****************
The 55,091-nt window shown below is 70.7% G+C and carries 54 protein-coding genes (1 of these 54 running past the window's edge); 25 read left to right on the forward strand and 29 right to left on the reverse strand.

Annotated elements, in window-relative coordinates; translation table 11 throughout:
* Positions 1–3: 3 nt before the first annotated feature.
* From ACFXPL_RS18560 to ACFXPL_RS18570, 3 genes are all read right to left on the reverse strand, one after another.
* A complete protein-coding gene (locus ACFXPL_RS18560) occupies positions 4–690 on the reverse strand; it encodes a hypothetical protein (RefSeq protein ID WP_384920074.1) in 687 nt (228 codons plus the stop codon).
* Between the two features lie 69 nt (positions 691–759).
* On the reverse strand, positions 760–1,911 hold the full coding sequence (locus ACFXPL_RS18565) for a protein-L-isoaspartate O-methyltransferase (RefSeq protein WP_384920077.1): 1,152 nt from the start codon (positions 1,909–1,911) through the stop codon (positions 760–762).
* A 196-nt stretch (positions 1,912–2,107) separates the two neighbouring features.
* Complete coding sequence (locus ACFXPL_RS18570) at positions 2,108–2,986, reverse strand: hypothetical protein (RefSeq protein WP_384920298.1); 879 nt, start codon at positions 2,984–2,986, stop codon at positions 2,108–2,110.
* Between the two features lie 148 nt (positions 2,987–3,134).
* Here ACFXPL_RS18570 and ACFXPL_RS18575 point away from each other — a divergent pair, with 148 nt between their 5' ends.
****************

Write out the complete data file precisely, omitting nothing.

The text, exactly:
The 55,091-nt window shown below is 70.7% G+C and carries 54 protein-coding genes (1 of these 54 running past the window's edge); 25 read left to right on the forward strand and 29 right to left on the reverse strand.

Annotated elements, in window-relative coordinates; translation table 11 throughout:
* Positions 1–3: 3 nt before the first annotated feature.
* From ACFXPL_RS18560 to ACFXPL_RS18570, 3 genes are all read right to left on the reverse strand, one after another.
* A complete protein-coding gene (locus ACFXPL_RS18560) occupies positions 4–690 on the reverse strand; it encodes a hypothetical protein (RefSeq protein ID WP_384920074.1) in 687 nt (228 codons plus the stop codon).
* Between the two features lie 69 nt (positions 691–759).
* On the reverse strand, positions 760–1,911 hold the full coding sequence (locus ACFXPL_RS18565) for a protein-L-isoaspartate O-methyltransferase (RefSeq protein WP_384920077.1): 1,152 nt from the start codon (positions 1,909–1,911) through the stop codon (positions 760–762).
* A 196-nt stretch (positions 1,912–2,107) separates the two neighbouring features.
* Complete coding sequence (locus ACFXPL_RS18570) at positions 2,108–2,986, reverse strand: hypothetical protein (RefSeq protein WP_384920298.1); 879 nt, start codon at positions 2,984–2,986, stop codon at positions 2,108–2,110.
* Between the two features lie 148 nt (positions 2,987–3,134).
* Here ACFXPL_RS18570 and ACFXPL_RS18575 point away from each other — a divergent pair, with 148 nt between their 5' ends.